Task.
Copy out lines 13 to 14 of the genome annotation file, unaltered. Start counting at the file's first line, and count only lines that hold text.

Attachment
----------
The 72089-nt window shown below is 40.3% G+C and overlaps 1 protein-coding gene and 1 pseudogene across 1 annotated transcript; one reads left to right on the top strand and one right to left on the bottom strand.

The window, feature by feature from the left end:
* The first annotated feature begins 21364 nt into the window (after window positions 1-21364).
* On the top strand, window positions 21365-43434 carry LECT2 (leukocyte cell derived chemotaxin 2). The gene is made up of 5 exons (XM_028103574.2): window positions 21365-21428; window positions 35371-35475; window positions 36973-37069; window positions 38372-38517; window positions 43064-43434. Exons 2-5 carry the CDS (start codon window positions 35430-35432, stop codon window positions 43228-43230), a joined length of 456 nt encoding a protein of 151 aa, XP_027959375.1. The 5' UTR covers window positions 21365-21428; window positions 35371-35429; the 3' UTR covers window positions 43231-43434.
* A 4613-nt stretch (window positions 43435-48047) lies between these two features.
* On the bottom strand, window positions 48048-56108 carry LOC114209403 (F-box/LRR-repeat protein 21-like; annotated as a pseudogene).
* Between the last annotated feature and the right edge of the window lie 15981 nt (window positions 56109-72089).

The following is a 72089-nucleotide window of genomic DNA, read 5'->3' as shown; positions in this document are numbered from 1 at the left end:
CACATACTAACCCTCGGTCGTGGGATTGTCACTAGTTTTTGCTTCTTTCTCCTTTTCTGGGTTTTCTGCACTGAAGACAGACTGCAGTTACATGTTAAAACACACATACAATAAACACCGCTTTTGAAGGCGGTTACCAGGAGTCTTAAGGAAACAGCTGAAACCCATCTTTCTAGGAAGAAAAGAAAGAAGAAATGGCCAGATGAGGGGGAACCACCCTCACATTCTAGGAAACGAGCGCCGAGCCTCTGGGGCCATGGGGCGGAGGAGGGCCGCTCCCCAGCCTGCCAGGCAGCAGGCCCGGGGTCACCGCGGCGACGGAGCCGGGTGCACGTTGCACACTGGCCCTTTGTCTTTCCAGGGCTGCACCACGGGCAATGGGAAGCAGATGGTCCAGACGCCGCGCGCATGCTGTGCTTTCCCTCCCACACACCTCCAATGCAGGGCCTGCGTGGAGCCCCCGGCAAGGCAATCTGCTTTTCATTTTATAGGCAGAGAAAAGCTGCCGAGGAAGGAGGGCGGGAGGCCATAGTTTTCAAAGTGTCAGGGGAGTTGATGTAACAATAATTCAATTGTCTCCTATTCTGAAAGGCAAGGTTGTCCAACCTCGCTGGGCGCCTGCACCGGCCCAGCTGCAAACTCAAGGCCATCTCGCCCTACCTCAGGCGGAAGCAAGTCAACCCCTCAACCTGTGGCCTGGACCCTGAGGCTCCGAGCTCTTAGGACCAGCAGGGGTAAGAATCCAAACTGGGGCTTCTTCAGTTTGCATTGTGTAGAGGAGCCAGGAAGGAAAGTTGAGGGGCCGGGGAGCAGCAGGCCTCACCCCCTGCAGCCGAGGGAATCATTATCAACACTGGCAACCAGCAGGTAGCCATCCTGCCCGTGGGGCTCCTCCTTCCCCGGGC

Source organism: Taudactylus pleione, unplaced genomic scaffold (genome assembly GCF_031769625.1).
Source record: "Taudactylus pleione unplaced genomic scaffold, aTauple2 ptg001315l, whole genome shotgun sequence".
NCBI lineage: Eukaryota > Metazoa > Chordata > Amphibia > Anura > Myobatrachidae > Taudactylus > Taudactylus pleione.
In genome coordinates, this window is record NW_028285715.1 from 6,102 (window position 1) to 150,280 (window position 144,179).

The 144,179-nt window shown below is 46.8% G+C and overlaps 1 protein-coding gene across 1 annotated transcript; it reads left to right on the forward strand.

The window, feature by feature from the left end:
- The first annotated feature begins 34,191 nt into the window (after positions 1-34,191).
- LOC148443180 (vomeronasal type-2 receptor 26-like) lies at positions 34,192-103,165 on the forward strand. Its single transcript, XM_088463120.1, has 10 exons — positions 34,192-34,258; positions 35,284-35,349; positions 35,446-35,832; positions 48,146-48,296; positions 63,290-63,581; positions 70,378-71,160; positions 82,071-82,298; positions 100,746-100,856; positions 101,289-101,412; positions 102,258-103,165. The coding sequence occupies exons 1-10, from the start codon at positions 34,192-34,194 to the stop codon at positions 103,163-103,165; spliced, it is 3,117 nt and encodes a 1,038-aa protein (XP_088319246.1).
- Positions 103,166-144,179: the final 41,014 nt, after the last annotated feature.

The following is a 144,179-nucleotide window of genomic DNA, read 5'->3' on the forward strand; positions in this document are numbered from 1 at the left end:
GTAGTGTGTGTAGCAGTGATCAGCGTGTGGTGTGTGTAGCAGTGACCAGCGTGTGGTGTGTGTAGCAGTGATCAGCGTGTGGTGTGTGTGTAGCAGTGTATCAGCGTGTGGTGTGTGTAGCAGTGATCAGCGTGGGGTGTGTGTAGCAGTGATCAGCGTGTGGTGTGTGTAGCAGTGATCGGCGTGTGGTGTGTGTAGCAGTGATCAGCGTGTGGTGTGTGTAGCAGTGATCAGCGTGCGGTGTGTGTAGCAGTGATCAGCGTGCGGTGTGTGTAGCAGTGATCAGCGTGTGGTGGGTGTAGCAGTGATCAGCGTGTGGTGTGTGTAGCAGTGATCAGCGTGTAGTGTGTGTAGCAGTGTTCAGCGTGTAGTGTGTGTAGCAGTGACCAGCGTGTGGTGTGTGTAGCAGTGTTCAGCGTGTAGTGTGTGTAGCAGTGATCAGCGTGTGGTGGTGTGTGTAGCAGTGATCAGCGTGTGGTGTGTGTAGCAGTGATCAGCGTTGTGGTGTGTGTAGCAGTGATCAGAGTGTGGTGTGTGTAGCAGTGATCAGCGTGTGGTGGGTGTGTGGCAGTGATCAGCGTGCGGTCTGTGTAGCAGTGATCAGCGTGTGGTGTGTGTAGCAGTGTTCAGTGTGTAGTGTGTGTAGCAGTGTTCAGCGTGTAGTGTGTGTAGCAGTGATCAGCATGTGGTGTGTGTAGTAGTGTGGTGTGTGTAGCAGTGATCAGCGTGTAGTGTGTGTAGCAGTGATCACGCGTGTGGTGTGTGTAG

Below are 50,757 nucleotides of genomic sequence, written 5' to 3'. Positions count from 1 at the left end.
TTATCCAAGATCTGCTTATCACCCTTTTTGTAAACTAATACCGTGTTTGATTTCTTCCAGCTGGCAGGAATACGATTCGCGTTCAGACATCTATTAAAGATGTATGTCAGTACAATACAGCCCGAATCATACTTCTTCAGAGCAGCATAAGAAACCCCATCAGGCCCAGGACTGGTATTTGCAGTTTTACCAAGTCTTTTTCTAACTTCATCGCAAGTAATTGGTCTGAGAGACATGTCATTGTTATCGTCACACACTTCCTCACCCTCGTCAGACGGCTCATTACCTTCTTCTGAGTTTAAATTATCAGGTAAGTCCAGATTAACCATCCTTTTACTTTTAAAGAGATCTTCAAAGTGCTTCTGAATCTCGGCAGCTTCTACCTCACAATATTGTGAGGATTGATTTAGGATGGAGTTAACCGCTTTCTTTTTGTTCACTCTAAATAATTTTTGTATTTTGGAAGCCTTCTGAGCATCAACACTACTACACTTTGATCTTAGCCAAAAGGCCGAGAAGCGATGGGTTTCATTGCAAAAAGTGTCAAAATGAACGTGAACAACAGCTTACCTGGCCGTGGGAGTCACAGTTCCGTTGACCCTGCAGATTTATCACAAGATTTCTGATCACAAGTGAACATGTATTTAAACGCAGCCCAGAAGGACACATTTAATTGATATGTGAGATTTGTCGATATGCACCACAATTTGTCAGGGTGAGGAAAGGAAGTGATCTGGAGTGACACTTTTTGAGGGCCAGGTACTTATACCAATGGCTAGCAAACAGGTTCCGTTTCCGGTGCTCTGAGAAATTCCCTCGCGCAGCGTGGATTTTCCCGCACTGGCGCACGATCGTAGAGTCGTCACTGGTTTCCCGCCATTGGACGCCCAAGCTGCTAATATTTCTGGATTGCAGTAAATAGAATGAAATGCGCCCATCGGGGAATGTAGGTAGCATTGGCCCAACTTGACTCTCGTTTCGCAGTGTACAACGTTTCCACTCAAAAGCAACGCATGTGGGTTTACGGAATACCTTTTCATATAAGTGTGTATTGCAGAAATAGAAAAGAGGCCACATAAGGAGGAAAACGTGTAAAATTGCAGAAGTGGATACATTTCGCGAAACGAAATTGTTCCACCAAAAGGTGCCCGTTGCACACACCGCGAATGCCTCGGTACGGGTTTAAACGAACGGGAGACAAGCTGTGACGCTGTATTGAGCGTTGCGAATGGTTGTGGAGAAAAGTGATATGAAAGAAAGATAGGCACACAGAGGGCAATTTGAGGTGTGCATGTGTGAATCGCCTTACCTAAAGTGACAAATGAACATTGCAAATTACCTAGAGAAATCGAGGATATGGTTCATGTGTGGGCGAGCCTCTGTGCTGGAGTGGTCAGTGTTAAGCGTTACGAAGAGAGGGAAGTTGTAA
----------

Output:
In genome coordinates, this window is record NW_028285715.1 from 6,102 (window position 1) to 150,280 (window position 144,179).

The 144,179-nt window shown below is 46.8% G+C and overlaps 1 protein-coding gene across 1 annotated transcript; it reads left to right on the forward strand.